Having A C-section——What You Need To Know?


If you are expecting a new baby, as your due date approaches, you probably have ever thought about whether have a natural birth or a surgical delivery by cesarean section. No matter which way of delivery you choose to welcome your baby’s arrival, the ultimate goal is to give a birth to a healthy baby safely.


Cesarean section, also known as a C-section, is a surgical delivery performed when a natural birth is not possible or safe, or when the mother or the baby is at risk. In some cases, C-sections are planned because of medical reasons that make a natural birth dangerous. Your health care provider might commend a C-section for you if any of following conditions exist.


Reasons For A C-section:

Placenta previa is a problem of pregnancy in which placenta previa grows in the lowest part of the uterus and covers all or the part of the opening of the cervix. There are different types of placenta previa: marginal, partial, complete. Nearly all women with placenta previa need a C-section. If the placenta covers all or partial of cervix, a vaginal birth may cause severe bleeding, which can be harmful to both the mom and baby.


Macrosomia literally means “Big baby”. A baby is considered a macrosomia when he or she weighs over 4Kg. If a natural delivery is not possible as the baby is too big, a cesarean section should be taken into consideration.

Breech Presentation is the most common abnormal fetal position, it occurs in approximately 3~4% of all deliveries. It refers to a fetus in a longitudinal lie with buttocks or feet closest to the cervix, which is probably dangerous to the fetus as well to the mom. To avoid this potential threat to the fetus and mom, most health care providers may commend a C-section.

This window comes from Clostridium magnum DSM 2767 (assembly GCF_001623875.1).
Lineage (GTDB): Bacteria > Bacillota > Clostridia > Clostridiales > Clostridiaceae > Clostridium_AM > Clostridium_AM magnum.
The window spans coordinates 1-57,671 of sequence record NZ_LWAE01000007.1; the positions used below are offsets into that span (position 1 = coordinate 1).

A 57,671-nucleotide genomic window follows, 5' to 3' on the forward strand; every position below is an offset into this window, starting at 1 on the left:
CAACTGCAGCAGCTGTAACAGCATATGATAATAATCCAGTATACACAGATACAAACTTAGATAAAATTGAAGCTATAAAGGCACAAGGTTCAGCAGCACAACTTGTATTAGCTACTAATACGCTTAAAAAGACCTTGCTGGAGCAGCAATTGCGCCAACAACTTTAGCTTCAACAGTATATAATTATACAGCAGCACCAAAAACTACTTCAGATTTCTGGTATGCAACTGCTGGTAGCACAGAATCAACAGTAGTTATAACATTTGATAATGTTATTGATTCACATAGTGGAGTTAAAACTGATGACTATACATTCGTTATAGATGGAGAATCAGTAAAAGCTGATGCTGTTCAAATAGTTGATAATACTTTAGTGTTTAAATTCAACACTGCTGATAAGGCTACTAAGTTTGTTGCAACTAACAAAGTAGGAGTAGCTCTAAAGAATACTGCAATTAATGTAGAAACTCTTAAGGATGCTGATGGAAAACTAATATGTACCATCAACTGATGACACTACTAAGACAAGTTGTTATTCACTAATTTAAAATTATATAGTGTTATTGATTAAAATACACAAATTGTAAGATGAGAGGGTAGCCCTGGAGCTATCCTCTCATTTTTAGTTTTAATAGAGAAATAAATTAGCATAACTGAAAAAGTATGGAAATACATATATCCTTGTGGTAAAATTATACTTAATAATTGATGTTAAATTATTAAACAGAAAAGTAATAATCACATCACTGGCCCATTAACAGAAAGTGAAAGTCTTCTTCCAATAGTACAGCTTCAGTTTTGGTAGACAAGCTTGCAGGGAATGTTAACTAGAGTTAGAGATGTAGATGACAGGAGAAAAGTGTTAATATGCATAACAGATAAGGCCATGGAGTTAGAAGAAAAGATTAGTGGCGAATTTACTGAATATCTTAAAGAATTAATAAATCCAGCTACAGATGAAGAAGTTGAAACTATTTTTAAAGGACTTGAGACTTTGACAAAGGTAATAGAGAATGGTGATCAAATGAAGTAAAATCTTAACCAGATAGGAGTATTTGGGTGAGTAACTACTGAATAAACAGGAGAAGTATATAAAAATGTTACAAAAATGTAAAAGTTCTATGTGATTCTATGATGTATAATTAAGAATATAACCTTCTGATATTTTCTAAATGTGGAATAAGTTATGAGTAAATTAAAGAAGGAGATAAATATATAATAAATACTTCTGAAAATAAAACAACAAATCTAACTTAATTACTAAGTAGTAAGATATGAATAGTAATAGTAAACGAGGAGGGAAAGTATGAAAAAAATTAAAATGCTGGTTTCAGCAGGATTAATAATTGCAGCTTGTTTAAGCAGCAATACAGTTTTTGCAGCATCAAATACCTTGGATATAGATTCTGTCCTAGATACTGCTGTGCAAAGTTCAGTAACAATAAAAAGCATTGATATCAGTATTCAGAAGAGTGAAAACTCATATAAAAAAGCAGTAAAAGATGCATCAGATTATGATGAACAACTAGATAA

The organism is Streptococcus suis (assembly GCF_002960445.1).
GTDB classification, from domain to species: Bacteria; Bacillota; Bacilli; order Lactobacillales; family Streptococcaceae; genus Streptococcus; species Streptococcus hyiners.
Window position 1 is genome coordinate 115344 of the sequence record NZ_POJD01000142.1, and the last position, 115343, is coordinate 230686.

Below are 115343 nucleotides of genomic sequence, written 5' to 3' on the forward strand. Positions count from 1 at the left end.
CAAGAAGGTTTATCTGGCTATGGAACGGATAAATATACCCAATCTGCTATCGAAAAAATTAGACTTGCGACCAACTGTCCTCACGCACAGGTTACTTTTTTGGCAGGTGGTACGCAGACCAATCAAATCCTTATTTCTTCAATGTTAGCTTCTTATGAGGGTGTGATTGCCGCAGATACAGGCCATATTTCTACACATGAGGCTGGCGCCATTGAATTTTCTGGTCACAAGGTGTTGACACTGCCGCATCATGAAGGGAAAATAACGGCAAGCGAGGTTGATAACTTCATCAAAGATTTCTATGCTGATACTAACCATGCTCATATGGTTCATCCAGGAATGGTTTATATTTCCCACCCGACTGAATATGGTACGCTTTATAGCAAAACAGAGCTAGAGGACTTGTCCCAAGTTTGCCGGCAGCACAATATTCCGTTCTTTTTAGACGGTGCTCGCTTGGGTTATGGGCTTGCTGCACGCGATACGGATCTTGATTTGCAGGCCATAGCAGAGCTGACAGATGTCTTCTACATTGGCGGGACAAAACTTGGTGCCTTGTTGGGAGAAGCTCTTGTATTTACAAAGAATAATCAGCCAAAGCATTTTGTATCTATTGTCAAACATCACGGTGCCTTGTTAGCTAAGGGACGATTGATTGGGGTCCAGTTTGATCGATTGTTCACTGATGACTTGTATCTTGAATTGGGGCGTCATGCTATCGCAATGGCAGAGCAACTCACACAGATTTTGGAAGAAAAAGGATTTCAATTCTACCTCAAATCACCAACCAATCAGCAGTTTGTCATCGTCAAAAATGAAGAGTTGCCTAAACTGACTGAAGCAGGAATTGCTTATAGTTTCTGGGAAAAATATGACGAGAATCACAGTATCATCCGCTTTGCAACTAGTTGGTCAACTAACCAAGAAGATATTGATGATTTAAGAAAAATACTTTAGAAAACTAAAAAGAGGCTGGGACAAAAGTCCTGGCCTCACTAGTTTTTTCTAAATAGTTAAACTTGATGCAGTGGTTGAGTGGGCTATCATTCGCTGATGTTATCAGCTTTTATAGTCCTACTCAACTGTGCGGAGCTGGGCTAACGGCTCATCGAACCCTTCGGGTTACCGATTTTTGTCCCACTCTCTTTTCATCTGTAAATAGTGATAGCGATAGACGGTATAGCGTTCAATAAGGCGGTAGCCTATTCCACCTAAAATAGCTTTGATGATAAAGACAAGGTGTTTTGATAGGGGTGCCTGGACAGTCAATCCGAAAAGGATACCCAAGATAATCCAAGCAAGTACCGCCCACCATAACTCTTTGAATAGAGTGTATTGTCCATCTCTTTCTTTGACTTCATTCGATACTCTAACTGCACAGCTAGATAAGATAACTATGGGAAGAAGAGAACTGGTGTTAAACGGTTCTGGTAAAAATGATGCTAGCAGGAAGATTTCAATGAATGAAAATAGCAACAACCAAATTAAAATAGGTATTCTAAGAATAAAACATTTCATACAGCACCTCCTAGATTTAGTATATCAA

Antepartum Haemorrhage, also known as prepartum haemorrhage, refers to bleeding from the vagina which occurs after 28 weeks of pregnancy. The cause is not absolutely clear, but some believe it’s related to cervical ectropion, vaginal infection, placental edge bleed, placenta praevia, etc. And such conditions usually need to be resolved by delivering a baby via a C-section.

Elderly Primipara—Women who are pregnant for the first time at age of 35 or older are often referred to as “Elderly primipara”. Some researches have shown that the elder you get, the more likely you are to experience pregnancy complications that predispose you to a C-section.

Intrauterine Hypoxia—Intrauterine hypoxia occurs when the fetus is deprived of an adequate supply of oxygen. Some pregnancy complications can result in fetal oxygen deprivation and an emergency C-section is necessary.

For more information: What You Need To Know A C-section?


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